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Zechariah 5:1-3 (NKJV)

Then I turned and raised my eyes, and saw there a flying scroll. And he said to me, "What do you see?" So I answered, "I see a flying scroll. Its length is twenty cubits and its width ten cubits."

Zechariah saw a flying scroll that was twenty cubits long and ten cubits wide.

Then he said to me, "This [is] the curse that goes out over the face of the whole earth: 'Every thief shall be expelled,' according to this side of the scroll; and, 'Every perjurer shall be expelled,' according to that side of it."

Now he is told that the scroll is the curse that goes over the whole earth and it cuts off thieves and perjurers according to "this side of it" and "that side of it".

Since we are given the measurements of "this and that side" of it,

1) Is there any significance in these measurements?

2) if yes, why are these measurements significant? Is there some numerological message?

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Apparently the dimensions are similar to the Holy Place of the Tabernacle (Ex 26:1 ff) and to the porch of Solomon’s temple (1 K. 6:3). Perhaps an allusion to the Torah? Some commentators argue that the numbers are given to suggest the fact that the scroll is large and flying over the whole land so that all can see it and everyone can read it (Smith, J. E., The Minor Prophets (Zec 5:1-2), College Press, Joplin, Mo., 1992; also Fleming, D. C., Concise Bible commentary. Also published under title: The AMG concise Bible commentary, AMG Publishers, Chattanooga, Tenn., 1994, p. 371). So there is not excuse. Interesting enough, the LXX is using here gr. δρέπανον, which is rather "a sickle". Christian commentators from an early age were making allusion to this in their discourse. So for instance Augustine, talking about a Roman consul Regulus. Regulus is given here as an example of someone who, even if pagan and completely ignoring both Jewish and Christian principles, still was able to adopt a wise standing by simply using his common sense. Augustine is saying that: "He [Regulus] had learned nothing about the sickle of Zechariah [lat. Zachariae falx]" (Ep CXXV to Alypius,3). In a like manner,Chrysostom is talking about this "flying sickle" as a sign of a God's judgment (Hom.Matth 3:7.4). Now, scroll or sickle, it seems that the meaning is related to God’s judgment on all those who choose to ignore God’s law.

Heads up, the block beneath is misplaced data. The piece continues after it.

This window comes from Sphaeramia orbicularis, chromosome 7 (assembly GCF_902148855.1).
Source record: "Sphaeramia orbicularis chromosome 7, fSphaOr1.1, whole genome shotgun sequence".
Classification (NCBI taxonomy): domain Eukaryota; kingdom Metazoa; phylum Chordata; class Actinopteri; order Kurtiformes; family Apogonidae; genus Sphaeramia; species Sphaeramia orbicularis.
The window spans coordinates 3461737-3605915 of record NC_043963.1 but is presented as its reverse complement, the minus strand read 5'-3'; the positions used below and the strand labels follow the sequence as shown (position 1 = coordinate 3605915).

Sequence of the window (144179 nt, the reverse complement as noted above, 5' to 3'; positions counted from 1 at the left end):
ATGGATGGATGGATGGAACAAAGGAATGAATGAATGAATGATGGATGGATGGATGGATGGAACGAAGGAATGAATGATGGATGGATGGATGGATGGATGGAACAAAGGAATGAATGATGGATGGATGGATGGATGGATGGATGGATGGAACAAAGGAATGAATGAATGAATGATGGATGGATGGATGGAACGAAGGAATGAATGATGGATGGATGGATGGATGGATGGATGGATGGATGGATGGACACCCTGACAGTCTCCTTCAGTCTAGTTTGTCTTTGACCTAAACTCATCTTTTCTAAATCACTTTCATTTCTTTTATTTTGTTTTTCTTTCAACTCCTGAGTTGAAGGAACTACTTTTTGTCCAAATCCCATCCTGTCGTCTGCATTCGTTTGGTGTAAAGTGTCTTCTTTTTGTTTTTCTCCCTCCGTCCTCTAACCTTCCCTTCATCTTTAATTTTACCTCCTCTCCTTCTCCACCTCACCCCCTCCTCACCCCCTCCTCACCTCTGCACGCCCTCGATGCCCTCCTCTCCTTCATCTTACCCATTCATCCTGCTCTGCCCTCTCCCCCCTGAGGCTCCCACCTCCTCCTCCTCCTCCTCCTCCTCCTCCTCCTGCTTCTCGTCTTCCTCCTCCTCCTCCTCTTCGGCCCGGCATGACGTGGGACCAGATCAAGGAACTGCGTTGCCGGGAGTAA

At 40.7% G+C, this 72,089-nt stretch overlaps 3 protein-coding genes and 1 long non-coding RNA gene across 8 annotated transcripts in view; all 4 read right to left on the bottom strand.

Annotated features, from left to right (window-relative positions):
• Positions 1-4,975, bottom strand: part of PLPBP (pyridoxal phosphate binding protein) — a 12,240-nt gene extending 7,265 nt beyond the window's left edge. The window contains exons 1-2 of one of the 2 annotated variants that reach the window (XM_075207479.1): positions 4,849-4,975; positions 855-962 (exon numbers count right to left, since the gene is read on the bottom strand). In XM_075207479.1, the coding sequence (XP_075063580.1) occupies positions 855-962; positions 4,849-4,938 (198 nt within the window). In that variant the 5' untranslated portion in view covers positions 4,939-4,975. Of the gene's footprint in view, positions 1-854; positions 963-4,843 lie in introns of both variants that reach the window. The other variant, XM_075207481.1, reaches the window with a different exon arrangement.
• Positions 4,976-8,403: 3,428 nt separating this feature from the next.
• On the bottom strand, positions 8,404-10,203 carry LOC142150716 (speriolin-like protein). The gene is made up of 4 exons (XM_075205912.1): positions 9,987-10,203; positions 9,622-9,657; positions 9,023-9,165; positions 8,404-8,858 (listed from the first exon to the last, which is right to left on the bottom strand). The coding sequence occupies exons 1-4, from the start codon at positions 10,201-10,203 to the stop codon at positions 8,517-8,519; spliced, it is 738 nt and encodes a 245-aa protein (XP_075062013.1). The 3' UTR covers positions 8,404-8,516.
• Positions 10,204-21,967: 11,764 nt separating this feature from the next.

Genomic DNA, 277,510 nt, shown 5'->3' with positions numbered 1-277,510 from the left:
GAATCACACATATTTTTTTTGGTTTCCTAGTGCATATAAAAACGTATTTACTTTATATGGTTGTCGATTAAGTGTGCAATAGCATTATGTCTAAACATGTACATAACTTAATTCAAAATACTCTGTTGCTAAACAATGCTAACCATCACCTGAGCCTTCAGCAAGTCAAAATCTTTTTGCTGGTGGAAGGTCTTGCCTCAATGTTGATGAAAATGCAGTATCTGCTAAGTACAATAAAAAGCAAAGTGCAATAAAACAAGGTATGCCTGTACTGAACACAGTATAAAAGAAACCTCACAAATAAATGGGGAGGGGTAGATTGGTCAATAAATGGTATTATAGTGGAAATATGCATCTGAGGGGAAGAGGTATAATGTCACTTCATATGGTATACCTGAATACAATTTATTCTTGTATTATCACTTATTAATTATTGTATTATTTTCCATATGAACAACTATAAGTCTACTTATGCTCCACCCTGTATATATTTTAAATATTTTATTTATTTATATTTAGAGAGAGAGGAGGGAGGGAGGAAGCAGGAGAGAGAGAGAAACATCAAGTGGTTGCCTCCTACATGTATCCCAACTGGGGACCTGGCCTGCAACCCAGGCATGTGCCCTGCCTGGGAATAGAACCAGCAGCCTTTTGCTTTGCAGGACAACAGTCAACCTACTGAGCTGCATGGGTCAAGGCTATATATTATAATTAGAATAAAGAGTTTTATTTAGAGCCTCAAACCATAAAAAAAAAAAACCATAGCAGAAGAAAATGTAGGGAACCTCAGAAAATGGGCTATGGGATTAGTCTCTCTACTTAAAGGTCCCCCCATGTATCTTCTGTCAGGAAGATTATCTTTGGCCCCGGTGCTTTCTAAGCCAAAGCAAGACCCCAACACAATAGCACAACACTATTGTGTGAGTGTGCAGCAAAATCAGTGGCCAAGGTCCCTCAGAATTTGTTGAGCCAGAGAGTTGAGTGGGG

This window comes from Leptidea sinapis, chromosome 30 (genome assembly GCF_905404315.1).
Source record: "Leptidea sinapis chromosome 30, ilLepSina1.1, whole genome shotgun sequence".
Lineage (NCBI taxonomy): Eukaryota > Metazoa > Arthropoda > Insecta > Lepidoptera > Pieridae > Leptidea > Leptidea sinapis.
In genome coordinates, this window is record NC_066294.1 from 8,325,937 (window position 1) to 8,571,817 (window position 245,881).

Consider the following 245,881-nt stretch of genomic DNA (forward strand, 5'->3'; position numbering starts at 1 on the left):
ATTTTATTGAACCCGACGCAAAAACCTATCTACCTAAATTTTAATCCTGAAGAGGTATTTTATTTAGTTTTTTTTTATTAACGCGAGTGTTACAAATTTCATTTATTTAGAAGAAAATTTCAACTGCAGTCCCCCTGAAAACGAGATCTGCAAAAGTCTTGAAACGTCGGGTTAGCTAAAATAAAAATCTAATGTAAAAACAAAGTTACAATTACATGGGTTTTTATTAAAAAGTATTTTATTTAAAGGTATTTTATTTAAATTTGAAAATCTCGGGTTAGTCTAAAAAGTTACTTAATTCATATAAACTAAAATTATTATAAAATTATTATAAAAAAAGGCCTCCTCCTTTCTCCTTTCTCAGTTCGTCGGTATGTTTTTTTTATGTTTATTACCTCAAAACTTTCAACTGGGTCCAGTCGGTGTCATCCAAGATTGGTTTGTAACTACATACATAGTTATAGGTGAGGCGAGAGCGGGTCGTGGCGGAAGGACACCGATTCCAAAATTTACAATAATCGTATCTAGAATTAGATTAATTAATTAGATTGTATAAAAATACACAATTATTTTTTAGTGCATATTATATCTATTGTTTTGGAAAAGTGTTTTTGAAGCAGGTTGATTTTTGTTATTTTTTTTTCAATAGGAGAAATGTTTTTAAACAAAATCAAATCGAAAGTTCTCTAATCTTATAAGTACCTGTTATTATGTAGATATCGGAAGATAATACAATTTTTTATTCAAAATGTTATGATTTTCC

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  • Where you note "Some commentators argue" please add a reference or citation. Thanks. – Abu Munir Ibn Ibrahim Dec 18 '17 at 11:56
  • Thanks Constantine. For someone new to this site, this is a very good answer. +1 – user20490 Dec 18 '17 at 13:19
  • The scroll isn't flying over the whole land but the "whole earth". Yet it has the measurements of the holy place. Does it mean that the judgement is meted out against gentiles using the measure (or standard) that applies to those who were under the mosaic covenant. – user20490 Dec 18 '17 at 13:22
  • Yes of course, sorry: for "Some commentators argue" please see for instance Smith, J. E., The Minor Prophets (Zec 5:1-2), College Press, Joplin, Mo., 1992 – Constantin Jinga Dec 18 '17 at 15:57
  • To <user20490>: Yes indeed, difficult to say if heb."כָל־הָאָ֑רֶץ" is for "whole land" or "whole earth", isn't it. In LXX there is gr. "πάσης τῆς γῆς". Same ambiguity. Another ambiguity is in 5:3: should we translate heb. אָלָה, as “curse” or as "oath" - as in Deut 29:12 or various other places? Yet this last ambiguity could be of some help. {to be continued} – Constantin Jinga Dec 18 '17 at 17:47
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If you wrote 40 letters per cubit then you would have enough room for a Torah with 5% to spare for margins. If you wrote twice as small (in each direction), you would have enough room for the whole tanakh.

Whatever it is it seems about the write size to write a bible on.

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